Pocock and Lambie outflank Labor as they split IR reforms
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David Pocock has outflanked the federal government on its workplace agenda after teaming up with the Coalition and fellow crossbencher Jacqui Lambie to force Labor into an embarrassing backdown over splitting its industrial relations mega-bill.
Pocock, the kingmaker senator who was key to the success of the government’s multi-employer bargaining reforms, and Lambie introduced legislation that extracted parts of the omnibus Closing Loopholes Bill that benefit emergency workers, silicosis sufferers, and family violence victims, leaving behind more controversial reforms.
Senators David Pocock and Jacqui Lambie split off parts of the government’s contentious industrial relations bill unopposed.Credit: Alex Ellinghausen
The move earned the praise of the business community fighting the government’s legislation, which also included more complex gig economy reforms, protections for casual workers, and an overhaul to the labour-hire industry to ensure workers in like roles receive similar pay.
The crossbench senators have essentially dared the government to vote against its own legislation when the separated bills return to the lower house.
“It would be quite extraordinary for the government in the House [of Representatives] not to vote for their own legislation,” Pocock said during a press conference after the vote. “I said to the government from the start, please do not make this an omnibus bill. They decided to do that.”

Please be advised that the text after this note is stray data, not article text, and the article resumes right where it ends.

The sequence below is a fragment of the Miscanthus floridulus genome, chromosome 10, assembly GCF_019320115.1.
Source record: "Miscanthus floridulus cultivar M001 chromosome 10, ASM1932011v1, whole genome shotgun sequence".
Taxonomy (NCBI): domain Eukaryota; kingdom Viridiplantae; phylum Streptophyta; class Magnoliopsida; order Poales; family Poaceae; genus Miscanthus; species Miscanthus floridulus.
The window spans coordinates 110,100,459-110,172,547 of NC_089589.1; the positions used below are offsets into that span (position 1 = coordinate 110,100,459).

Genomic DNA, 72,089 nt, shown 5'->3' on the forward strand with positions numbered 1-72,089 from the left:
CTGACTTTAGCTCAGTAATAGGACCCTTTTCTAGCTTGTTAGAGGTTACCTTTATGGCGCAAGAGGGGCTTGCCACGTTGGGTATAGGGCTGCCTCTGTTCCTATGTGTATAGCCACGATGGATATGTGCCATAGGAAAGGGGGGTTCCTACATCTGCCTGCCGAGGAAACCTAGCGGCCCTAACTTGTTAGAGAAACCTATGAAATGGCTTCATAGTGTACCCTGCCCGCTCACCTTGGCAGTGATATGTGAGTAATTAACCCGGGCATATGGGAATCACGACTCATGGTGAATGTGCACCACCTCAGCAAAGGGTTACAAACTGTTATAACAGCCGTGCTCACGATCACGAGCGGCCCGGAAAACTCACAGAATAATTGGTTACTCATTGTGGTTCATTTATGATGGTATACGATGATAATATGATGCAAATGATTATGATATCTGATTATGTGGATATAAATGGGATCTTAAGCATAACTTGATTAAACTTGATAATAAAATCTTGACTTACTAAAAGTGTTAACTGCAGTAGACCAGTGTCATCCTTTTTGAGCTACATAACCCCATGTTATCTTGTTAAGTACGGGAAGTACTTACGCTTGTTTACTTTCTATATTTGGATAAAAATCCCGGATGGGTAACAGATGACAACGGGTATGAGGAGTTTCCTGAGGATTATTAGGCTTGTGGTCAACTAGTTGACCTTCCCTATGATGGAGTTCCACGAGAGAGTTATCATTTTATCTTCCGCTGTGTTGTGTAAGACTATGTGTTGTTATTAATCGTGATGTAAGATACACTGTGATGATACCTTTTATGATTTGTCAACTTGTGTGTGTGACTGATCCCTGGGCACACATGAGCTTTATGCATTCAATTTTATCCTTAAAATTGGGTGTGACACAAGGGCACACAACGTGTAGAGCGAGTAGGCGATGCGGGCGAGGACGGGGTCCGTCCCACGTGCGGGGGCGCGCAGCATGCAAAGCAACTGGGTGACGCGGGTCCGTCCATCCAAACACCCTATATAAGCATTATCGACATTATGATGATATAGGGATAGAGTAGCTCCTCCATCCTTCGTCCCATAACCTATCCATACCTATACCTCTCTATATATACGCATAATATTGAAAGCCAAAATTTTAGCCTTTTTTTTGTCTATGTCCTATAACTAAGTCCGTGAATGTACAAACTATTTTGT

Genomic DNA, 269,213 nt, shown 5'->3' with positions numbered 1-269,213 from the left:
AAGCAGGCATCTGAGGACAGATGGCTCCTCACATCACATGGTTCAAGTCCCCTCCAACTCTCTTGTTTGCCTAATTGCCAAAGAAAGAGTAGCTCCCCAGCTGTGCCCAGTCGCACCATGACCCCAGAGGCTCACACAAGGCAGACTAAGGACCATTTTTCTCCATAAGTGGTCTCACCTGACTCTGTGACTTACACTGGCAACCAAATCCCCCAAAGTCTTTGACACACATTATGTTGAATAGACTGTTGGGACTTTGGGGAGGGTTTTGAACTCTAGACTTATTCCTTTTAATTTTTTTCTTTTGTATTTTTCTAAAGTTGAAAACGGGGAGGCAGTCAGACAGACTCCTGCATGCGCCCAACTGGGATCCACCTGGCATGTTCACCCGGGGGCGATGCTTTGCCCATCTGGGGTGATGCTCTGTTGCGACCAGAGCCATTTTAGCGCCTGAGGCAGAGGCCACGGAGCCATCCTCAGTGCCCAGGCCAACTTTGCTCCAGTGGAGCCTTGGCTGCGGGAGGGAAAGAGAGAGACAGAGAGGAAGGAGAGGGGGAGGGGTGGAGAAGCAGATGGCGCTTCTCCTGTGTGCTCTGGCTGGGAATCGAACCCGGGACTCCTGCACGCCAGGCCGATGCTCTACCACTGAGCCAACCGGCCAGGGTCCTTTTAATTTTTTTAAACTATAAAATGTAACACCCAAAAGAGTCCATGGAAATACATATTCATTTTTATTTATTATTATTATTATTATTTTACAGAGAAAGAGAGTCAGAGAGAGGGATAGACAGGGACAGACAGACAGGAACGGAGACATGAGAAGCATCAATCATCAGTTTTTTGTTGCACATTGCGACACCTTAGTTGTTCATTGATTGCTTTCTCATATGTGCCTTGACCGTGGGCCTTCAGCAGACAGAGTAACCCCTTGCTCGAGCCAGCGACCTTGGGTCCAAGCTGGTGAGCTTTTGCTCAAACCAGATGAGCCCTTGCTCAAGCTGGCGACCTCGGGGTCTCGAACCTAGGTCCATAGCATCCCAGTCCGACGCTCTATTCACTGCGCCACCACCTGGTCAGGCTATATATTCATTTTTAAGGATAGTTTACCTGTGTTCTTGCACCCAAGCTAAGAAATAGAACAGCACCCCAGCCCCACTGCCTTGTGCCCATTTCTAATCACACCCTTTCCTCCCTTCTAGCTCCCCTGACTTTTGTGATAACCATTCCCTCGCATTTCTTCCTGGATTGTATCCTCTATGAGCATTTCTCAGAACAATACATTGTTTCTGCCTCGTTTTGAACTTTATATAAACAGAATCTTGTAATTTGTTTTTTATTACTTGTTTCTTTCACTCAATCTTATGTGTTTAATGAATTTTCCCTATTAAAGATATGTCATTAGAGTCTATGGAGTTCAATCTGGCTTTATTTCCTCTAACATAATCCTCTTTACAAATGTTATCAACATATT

Lambie accused the government of playing politics by tying what she and Pocock deemed urgent issues with complex legislation.
“It was stupid the way they did it in the first place. Surely they couldn’t get dumber,” Lambie said.
Greens senator Barbara Pocock said all parts of the bill should be dealt with together, siding with the government.
The passage of the omnibus bill has been held up after the Senate voted earlier this year to delay a report on it until February.
Workplace Relations Minister Tony Burke said the provisions passed in the Senate were already within the government’s legislation before the lower house, and the government would continue to pursue its own legislation.
“It’s strange the Senate passed these provisions without waiting for its own committee to report on them, particularly given the same senators who voted for them have repeatedly stressed the sanctity of the committee process,” he said.
“The government has never voted to delay any of these measures. We want them all passed as soon as possible.”
Burke has already made concessions on parts of the legislation relating to protections for gig workers and casuals after negotiating with business groups.
Agriculture Minister Murray Watt accused the Coalition and crossbench of ignoring workers who died due to the negligence of their bosses, after the industrial manslaughter provisions in the legislation were excluded from the four separated bills.
“What we’re saying by leaving them out is their rights don’t matter,” he told the Senate.
As the federal and state governments discuss a potential ban on silicosis-causing engineered stone, popular for kitchen benchtops, Lambie said she would get advice on whether the workplace relations bill could be amended to include a ban on high-silica products.
“We’ll just see if that can be done because that would be smart,” she said.
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